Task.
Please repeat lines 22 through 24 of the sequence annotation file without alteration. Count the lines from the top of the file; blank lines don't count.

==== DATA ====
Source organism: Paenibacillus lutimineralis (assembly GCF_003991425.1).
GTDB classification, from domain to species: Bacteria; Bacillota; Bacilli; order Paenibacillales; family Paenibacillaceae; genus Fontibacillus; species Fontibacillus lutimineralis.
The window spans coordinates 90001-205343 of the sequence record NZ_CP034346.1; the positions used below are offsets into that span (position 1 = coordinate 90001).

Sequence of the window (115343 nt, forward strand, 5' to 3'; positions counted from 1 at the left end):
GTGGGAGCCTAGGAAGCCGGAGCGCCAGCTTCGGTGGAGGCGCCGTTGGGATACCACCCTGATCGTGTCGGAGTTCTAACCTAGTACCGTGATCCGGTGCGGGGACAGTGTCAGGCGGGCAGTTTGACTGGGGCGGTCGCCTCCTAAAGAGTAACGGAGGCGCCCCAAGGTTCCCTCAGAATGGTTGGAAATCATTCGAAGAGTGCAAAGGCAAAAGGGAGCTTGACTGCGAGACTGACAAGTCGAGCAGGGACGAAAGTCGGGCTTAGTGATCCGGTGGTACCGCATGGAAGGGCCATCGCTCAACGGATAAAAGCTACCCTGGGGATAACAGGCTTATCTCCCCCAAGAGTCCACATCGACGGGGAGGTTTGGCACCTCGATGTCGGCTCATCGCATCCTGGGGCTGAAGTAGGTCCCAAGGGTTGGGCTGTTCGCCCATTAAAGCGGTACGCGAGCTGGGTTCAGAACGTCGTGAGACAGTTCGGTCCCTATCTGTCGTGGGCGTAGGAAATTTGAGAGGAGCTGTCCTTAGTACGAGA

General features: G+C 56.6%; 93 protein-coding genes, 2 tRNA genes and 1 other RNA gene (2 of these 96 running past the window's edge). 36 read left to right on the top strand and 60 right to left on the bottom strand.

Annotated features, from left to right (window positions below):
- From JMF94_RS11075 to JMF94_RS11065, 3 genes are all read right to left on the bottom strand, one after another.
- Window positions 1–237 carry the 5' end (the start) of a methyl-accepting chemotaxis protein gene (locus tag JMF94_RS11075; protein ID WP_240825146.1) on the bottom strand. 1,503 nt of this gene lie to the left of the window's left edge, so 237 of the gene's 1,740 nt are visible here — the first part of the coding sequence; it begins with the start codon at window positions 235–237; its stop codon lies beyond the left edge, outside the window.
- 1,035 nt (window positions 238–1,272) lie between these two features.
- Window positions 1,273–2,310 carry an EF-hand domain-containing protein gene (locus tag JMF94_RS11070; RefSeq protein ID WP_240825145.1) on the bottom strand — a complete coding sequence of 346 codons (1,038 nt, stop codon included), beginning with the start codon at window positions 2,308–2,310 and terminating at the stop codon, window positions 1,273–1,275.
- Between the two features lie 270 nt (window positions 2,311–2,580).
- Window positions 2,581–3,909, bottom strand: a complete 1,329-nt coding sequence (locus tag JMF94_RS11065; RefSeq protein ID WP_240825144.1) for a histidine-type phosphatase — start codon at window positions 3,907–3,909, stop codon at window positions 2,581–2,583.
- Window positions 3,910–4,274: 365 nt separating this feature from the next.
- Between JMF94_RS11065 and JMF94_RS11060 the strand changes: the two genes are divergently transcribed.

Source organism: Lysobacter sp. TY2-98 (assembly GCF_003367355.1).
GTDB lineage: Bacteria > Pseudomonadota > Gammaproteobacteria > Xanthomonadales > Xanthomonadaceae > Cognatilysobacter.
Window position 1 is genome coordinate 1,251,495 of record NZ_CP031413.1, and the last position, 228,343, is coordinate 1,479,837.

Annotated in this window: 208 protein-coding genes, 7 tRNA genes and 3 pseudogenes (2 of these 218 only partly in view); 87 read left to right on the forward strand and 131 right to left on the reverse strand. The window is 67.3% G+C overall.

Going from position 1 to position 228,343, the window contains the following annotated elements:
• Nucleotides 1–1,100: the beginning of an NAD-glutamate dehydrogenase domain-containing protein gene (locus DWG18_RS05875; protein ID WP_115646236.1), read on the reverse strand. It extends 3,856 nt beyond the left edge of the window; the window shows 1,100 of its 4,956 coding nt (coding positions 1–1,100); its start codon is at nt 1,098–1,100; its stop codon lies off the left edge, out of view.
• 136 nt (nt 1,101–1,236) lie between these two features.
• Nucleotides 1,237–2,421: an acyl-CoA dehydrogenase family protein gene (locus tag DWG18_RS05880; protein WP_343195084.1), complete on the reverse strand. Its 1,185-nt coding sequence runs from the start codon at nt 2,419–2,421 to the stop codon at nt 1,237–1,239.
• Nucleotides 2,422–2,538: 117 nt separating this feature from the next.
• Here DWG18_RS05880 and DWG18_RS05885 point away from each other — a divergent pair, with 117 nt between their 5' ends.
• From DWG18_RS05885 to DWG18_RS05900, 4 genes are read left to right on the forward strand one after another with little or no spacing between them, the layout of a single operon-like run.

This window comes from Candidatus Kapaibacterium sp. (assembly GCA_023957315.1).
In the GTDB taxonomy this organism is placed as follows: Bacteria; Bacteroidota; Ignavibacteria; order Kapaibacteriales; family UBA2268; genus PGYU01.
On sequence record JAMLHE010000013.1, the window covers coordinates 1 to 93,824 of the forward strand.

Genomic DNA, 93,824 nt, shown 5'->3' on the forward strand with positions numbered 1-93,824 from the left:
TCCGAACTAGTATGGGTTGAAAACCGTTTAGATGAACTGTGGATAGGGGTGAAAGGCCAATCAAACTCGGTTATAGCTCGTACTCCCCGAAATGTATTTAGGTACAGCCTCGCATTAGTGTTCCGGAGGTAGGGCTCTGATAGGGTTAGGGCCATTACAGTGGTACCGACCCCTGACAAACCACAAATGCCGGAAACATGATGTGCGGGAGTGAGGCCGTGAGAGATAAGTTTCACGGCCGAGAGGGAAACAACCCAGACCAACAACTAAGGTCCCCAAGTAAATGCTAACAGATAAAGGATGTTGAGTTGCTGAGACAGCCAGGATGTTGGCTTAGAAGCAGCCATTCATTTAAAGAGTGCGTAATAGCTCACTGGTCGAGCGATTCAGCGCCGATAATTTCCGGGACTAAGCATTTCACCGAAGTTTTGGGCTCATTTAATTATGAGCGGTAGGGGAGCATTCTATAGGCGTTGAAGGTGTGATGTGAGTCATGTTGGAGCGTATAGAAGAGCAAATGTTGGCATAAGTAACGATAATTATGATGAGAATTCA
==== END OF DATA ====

• 136 nt (nt 1,101–1,236) lie between these two features.
• Nucleotides 1,237–2,421: an acyl-CoA dehydrogenase family protein gene (locus tag DWG18_RS05880; protein WP_343195084.1), complete on the reverse strand. Its 1,185-nt coding sequence runs from the start codon at nt 2,419–2,421 to the stop codon at nt 1,237–1,239.
• Nucleotides 2,422–2,538: 117 nt separating this feature from the next.